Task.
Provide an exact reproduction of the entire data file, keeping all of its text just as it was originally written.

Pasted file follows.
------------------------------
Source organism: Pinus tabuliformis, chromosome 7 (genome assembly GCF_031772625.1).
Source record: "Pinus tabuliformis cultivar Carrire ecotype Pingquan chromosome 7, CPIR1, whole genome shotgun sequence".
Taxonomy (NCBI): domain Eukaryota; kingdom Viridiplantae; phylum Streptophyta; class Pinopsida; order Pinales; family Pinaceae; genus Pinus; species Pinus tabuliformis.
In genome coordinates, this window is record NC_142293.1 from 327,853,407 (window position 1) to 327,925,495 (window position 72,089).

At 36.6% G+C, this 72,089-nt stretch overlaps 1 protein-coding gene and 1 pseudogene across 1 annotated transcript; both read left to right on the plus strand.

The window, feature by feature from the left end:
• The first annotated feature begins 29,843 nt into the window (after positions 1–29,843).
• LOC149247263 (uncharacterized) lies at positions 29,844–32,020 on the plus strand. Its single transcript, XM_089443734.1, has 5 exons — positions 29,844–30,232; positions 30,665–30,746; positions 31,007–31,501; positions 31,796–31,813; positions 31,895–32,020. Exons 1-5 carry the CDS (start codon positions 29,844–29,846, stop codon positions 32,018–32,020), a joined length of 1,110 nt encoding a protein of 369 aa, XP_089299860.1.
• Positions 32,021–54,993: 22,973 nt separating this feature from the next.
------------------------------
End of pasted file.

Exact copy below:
Source organism: Pinus tabuliformis, chromosome 7 (genome assembly GCF_031772625.1).
Source record: "Pinus tabuliformis cultivar Carrire ecotype Pingquan chromosome 7, CPIR1, whole genome shotgun sequence".
Taxonomy (NCBI): domain Eukaryota; kingdom Viridiplantae; phylum Streptophyta; class Pinopsida; order Pinales; family Pinaceae; genus Pinus; species Pinus tabuliformis.
In genome coordinates, this window is record NC_142293.1 from 327,853,407 (window position 1) to 327,925,495 (window position 72,089).

At 36.6% G+C, this 72,089-nt stretch overlaps 1 protein-coding gene and 1 pseudogene across 1 annotated transcript; both read left to right on the plus strand.

The window, feature by feature from the left end:
• The first annotated feature begins 29,843 nt into the window (after positions 1–29,843).
• LOC149247263 (uncharacterized) lies at positions 29,844–32,020 on the plus strand. Its single transcript, XM_089443734.1, has 5 exons — positions 29,844–30,232; positions 30,665–30,746; positions 31,007–31,501; positions 31,796–31,813; positions 31,895–32,020. Exons 1-5 carry the CDS (start codon positions 29,844–29,846, stop codon positions 32,018–32,020), a joined length of 1,110 nt encoding a protein of 369 aa, XP_089299860.1.
• Positions 32,021–54,993: 22,973 nt separating this feature from the next.